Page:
The PNC Financial Services Group hopes to exceed LEED Platinum requirements while promoting a healthy workplace with a recent development – the Tower at PNC Plaza. Located in downtown Pittsburgh, the building will be 800,00 sq.ft (74,322 sq.mt) with a construction budget of approximately US $240 million.

 

The "breathing" design created by architecture firm Gensler moves away from the traditional closed air-conditioned environment and has the lofty aim of becoming the greenest skyscraper in the world.

 

Employees in the 33 floor glass tower will access daylight and fresh air. The PNC Tower design recognizes that the Pittsburgh climate can provide increased levels of natural light onto the floorspace along with improved regulation of temperatures for much of the year without using traditional, energy-intensive HVAC systems. The Tower hopes to achieve this with a double-skin facade of two panes of glass separated by an enclosed cavity, allowing external air inside. The facade features operable doors and windows that admit fresh air into the building during optimal conditions, while a solar chimney is another passive system- it pulls air in through the open windows, the air then travels across the floors, is heated and exhaled through the roof shaft.

 

The Tower will consume less than 50 percent of the energy a typical office building uses and will save PNC at least 30 percent on its energy costs...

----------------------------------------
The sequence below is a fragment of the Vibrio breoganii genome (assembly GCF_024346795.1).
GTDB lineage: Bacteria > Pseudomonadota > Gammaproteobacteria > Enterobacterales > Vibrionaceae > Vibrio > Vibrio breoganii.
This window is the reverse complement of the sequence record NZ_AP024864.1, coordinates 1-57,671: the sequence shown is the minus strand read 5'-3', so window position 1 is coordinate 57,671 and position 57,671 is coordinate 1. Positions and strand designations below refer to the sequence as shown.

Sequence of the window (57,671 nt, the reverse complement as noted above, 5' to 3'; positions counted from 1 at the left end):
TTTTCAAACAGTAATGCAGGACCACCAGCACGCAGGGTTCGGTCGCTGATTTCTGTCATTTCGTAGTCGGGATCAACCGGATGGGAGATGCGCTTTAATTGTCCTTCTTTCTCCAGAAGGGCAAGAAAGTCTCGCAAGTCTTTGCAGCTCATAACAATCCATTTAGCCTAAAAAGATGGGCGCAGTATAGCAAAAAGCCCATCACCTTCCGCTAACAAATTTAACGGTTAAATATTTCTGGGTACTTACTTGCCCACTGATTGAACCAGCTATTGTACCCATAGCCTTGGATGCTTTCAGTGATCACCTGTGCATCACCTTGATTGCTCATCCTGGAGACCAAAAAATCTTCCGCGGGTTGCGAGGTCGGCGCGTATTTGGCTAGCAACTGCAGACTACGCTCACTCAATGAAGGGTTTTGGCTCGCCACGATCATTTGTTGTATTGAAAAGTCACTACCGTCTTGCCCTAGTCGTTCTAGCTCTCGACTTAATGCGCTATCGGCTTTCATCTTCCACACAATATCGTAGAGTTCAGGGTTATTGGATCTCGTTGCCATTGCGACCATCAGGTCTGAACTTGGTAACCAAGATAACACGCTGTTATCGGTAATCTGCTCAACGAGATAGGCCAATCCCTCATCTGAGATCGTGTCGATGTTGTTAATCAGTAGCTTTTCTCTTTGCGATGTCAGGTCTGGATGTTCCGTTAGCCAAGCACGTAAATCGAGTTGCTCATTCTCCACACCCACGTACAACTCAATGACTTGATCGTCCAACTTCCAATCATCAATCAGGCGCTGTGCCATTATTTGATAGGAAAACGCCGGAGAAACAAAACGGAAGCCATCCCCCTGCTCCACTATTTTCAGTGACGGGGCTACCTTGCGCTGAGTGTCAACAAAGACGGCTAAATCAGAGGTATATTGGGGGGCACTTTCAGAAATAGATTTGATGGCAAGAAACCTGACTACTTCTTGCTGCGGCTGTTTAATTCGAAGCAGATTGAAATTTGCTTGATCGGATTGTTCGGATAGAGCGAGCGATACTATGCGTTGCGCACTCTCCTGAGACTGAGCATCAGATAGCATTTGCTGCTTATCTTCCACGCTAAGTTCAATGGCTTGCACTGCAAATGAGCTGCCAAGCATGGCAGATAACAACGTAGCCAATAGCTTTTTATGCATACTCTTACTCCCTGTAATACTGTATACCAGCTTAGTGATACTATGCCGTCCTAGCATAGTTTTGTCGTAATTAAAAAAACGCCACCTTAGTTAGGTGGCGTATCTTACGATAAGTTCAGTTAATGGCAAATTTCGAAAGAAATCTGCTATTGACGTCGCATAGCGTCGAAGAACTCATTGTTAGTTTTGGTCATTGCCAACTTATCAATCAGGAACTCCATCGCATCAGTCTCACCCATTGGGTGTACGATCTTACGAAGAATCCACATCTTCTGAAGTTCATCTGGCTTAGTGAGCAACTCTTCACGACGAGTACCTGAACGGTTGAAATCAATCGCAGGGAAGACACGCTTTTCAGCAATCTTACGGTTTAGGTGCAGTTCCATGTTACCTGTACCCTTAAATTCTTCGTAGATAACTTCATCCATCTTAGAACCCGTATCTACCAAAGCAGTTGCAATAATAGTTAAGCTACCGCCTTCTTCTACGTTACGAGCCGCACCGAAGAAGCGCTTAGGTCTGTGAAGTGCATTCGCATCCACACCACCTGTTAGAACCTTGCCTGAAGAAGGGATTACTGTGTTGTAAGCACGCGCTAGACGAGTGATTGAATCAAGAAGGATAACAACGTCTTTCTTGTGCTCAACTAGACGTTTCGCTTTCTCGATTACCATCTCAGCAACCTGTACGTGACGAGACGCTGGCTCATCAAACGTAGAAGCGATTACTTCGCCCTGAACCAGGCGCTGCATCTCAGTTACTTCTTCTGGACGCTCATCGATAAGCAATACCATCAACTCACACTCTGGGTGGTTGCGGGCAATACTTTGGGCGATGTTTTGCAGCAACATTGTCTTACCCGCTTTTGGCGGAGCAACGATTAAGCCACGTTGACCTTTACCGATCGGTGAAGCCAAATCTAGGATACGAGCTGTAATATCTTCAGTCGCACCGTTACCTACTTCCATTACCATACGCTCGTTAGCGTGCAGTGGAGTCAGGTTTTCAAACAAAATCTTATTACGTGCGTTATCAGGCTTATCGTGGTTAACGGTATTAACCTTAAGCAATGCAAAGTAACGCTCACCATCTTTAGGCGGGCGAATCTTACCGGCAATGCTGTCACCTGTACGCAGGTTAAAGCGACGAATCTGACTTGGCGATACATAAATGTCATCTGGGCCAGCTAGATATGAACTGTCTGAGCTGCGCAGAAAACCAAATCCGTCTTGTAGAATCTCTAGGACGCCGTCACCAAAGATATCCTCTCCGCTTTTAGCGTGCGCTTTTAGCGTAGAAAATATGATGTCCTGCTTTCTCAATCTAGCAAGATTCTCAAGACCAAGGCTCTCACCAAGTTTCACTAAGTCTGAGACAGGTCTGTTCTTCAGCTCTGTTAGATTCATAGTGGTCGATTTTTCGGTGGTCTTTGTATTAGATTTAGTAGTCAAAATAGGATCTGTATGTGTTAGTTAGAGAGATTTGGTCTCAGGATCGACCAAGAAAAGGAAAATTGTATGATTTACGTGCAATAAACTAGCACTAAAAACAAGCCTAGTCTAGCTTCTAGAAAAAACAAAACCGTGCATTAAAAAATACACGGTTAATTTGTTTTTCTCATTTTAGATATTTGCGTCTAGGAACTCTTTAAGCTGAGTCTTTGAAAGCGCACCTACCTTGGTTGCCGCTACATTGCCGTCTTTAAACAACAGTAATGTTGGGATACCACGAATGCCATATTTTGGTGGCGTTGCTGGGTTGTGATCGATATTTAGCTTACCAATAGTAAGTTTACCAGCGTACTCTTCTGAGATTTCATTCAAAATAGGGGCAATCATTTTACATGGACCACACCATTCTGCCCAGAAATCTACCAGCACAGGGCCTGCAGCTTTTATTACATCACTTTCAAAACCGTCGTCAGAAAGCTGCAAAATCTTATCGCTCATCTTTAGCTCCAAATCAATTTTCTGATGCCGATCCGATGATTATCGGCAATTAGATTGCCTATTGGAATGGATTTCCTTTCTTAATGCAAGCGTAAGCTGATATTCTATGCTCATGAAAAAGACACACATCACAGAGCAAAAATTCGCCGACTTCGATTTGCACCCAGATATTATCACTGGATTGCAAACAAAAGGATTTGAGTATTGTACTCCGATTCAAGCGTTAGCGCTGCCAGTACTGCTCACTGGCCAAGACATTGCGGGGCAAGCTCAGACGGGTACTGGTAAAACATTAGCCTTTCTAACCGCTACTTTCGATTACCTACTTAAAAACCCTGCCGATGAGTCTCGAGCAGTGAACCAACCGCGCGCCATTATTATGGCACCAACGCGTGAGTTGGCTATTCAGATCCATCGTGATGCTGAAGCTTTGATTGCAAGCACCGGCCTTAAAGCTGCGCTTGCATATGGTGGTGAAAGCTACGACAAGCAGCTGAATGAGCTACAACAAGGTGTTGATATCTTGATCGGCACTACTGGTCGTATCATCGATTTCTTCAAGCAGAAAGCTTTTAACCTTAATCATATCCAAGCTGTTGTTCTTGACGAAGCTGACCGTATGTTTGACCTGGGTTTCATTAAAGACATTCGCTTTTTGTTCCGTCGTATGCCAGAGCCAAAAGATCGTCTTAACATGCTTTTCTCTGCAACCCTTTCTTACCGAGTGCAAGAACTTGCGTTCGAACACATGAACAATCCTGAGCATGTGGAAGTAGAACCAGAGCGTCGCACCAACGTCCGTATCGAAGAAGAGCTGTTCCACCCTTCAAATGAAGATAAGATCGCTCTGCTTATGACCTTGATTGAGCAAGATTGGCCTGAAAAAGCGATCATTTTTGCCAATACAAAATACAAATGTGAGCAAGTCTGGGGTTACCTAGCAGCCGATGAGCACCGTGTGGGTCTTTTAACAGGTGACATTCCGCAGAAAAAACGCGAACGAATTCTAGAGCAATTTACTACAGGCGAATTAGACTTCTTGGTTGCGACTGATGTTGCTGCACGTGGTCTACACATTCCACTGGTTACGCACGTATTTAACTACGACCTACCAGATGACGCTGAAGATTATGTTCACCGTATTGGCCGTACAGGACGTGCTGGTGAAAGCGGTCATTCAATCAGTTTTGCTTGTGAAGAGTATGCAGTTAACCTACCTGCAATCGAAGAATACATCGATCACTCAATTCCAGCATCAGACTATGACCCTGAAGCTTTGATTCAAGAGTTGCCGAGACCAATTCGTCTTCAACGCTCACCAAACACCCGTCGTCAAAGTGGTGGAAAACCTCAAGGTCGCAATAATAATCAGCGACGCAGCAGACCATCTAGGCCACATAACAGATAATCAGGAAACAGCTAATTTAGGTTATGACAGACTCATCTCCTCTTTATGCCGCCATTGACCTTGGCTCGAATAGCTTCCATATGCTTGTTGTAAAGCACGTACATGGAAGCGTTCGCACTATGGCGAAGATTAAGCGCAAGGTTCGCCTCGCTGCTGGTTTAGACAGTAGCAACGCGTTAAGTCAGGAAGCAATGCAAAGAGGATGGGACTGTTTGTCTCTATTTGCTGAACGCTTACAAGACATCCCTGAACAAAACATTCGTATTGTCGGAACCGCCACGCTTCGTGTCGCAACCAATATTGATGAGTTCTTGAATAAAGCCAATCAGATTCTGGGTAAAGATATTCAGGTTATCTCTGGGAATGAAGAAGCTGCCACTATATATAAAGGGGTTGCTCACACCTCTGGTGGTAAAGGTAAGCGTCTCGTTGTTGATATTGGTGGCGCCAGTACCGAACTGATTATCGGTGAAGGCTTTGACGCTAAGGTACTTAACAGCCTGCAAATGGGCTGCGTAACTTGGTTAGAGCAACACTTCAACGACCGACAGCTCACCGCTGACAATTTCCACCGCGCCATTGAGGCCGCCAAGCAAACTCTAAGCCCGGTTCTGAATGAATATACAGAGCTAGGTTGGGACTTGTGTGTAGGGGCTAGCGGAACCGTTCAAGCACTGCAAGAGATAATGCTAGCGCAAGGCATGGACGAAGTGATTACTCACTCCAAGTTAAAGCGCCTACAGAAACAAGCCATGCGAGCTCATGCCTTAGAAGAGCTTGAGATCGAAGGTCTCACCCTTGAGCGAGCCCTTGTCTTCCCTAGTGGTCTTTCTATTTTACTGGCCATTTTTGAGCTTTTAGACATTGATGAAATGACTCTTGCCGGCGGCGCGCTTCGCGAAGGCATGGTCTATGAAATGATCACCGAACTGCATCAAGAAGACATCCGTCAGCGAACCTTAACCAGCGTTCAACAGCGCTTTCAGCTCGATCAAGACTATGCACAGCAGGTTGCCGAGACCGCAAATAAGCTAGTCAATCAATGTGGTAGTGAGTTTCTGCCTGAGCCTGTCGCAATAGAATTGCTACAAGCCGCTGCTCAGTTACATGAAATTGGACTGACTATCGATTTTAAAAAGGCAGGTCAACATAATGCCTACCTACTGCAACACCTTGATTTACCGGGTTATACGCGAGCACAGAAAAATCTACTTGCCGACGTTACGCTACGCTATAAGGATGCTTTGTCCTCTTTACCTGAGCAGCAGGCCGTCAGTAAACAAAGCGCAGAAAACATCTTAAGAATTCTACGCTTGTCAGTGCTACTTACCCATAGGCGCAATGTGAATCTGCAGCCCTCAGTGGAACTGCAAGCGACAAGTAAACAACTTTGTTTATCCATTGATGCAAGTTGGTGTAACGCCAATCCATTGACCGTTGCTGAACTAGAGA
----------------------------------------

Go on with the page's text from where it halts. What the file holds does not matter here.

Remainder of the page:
Via Lauren Moss, association concert urbain
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Norm Miller's curator insight, January 9, 2013 12:07 PM

Tall buildings have been historically less efficient than smaller squarer buildings to operate, but now with new technologies we are seeing rapid improvements in the taller buildings and FINALLY we are seeing things like operable ventilation once again.

Society for College and University Planning (SCUP)'s curator insight, February 1, 2013 9:25 AM

SCUP–49, the Society for College and University Planning's 49th annual conference, will be held in Pittsburgh in July 2014.

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'Breeze': Innovative towers by Riken Yamamoto and Field Shop

'Breeze': Innovative towers by Riken Yamamoto and Field Shop | The Architecture of the City | Scoop.it
three towers emerge from an undulating topography of artificial hills which encases a 7-storey podium of retail and outdoor promenades.

Japanese practice Riken Yamamoto & Field shop has designed 'breeze', a cluster of three towers for the R2 block of the emerging yongsan international business district in Seoul, Korea. Three 47-storey tall buildings grow from a hilly landscape. The curving facades respond to the geography of the adjacent Han river and create unrestricted vistas of the waterfront. The positions in relation to each other, support cross ventilation and natural daylight.

Inset within the artificial topography, footprints emerge from the sloping rooftop park, starting wider and becoming more slender at the 20th floor. Offices and shopping at the base are linked with the elevated green public plaza, forming a secondary ground level for activity. Within the interior forum, 25 meter high spaces link the city side of the plan facing the river...


Via Lauren Moss